by Tobias Moore
Disconcerting, deceptively sinister, and at times hard to listen to, Nelson Kempf’s latest release Family Dollar, is not one for the faint-hearted. But that is all part of its charm.
Laden with oriental influence, the album’s introduction, Sweetness And Strife, is a harp induced hypnosis. Dancing, darting, its welcoming to the listener is one of tender ambiguity; it greets you with a painted smile. Yet as the atmosphere develops, and the instrumentation warps, the world of fantasy Kempf has crafted fragments in front of your eyes.
A tour guide to his tracks, Kempf’s vocal interjections come as a soothing release amongst the intensity of the record. A kaleidoscope of sound, Kempf’s ability to flip, with such ease, from a world of paradise to something disturbingly dystopian is remarkable. His judgment of paradoxical balance demands respect. Scoped with the detail of a feature-length film, and written between the rolling hills of Tennessee and the arctic tundras of Alaska, it’s clear to see where Kempf drew his influence from: His personal experience.
And it is these influences that burn bright throughout. Written as a meditation on the hypocrisies of modern life, it’s clear to see the detachment from life Kempf has endured. From the Jekyll and Hyde harmonics of Hourglass, to the textual versions of the title track, the album is a living embodiment of the innate sufferings Kempf has encountered over the past decade.
Indicative of the pernicious, yet cyclic nature of humanity, the album is true experimentation; a swirl of sonic extremities. Developing from a typically folk orientated musician to something far more radical, it’s a change Kempf has found forced upon him, but a change that has paid dividends.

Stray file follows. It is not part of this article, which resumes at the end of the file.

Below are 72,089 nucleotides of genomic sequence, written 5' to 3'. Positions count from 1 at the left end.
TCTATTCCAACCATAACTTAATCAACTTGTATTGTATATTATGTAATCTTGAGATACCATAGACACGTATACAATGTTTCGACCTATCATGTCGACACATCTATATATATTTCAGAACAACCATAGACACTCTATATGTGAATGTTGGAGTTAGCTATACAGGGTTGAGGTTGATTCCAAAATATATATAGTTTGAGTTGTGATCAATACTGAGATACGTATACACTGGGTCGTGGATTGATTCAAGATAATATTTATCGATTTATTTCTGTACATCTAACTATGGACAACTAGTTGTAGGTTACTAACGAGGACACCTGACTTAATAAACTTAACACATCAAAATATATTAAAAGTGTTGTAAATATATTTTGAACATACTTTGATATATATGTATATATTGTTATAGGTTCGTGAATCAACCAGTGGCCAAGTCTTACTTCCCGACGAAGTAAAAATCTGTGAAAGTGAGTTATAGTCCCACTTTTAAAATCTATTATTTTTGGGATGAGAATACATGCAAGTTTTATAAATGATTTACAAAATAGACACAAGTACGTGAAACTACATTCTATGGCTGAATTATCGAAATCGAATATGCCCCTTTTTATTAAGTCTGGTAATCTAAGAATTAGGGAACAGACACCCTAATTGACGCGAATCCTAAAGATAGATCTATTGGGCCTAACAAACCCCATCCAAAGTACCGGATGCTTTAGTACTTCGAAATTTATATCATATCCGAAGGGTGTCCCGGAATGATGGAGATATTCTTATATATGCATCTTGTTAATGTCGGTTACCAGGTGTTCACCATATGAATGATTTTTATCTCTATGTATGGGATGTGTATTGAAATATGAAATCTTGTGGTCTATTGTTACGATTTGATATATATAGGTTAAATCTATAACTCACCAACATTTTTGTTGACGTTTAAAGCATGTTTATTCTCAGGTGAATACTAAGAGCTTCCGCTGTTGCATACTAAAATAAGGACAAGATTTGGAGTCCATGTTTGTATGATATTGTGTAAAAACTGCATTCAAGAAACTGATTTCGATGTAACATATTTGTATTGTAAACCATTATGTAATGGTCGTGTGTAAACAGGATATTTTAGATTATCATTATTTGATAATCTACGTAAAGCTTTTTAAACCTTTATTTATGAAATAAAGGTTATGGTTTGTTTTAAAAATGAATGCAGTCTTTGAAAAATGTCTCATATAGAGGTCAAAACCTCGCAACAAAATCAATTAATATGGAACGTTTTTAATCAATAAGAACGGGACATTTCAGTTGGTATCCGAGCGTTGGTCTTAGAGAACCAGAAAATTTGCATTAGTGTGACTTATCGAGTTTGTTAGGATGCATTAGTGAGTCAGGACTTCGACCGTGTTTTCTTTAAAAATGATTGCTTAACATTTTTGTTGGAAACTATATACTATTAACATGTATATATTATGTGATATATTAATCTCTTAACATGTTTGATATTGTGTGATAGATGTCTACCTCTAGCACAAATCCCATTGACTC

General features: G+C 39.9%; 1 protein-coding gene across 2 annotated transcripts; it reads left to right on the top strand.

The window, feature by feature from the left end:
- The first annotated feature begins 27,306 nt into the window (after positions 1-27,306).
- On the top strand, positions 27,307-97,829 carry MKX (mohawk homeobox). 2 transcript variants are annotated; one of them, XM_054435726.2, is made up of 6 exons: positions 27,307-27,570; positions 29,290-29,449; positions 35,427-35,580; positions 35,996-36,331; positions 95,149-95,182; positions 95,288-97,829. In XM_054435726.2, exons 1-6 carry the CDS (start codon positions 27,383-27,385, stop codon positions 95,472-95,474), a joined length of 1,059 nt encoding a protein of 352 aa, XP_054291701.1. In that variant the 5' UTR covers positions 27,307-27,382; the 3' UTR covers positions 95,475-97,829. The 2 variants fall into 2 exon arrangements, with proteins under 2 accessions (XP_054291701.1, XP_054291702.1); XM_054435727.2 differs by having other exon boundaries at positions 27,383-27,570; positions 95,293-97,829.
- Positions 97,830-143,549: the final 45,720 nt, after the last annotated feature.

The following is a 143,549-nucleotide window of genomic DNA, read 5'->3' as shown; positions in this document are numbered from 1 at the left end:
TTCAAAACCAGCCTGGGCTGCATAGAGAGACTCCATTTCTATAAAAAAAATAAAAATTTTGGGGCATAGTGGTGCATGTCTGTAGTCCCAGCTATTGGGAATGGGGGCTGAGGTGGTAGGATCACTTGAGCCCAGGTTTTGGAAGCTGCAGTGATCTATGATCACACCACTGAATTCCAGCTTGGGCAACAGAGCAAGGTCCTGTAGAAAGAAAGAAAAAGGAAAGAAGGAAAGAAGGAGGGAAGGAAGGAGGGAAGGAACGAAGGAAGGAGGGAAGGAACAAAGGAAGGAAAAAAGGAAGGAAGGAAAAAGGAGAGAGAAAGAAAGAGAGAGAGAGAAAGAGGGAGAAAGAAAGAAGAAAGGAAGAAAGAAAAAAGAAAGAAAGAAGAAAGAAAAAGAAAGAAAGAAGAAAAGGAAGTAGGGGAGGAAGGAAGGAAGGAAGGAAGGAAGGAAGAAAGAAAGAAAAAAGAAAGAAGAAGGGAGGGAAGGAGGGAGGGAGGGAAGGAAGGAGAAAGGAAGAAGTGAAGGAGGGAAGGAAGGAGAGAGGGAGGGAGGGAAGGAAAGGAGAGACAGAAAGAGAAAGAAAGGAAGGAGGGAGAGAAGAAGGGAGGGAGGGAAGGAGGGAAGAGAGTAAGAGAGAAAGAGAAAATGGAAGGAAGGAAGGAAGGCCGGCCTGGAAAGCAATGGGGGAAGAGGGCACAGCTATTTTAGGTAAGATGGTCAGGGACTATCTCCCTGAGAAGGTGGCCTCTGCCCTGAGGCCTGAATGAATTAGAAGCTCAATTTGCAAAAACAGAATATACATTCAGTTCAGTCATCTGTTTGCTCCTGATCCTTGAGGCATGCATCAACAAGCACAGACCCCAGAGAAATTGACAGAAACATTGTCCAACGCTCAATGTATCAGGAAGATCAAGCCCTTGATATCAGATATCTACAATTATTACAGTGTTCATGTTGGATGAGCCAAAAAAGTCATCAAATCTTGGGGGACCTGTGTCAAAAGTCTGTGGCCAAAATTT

It’s important not to forget, however, Family Dollar is also immensely dreamy at points. Once past the interjections of static, through meticulous samples, Kempf lays clear indicators of the humanity that has kept his fire burning amongst the chaos. Children’s voices run wild amongst the piece’s somber tapestry, acting as a guiding light, and an insight into the developments of Kempf’s life. It’s through these brief, fleeting moments, you see his world through sanguine glasses. The interjections of innocence offer a chance for respite, a chance to recharge – a chance to once again appreciate the smaller things in life.
A deeply honest account of his life, this is an collection you must throw yourself into to truly appreciate. One you must become consumed by. Isolated within. A metamorphosis of human emotion: the hurt and suffering exposed throughout is painful, yet a hopeful sign of new beginnings for Kempf.
Subtle in its trauma, Family Dollar is an electronic exploration of modern humanity. Finding an often overlooked beauty in darkness, it is a stark presentation of the suffering that goes unheard in amongst the churning monotony of everyday life. However, it is far more than that. Immensely personal, through Family Dollar, Kempf has bared his hurt for all to see, and rekindled embers of hope that had appeared long gone. In doing so, Kempf has rediscovered what it is that matters most to him. He has found his ‘moment of calm’.
Secret Meeting score: 76
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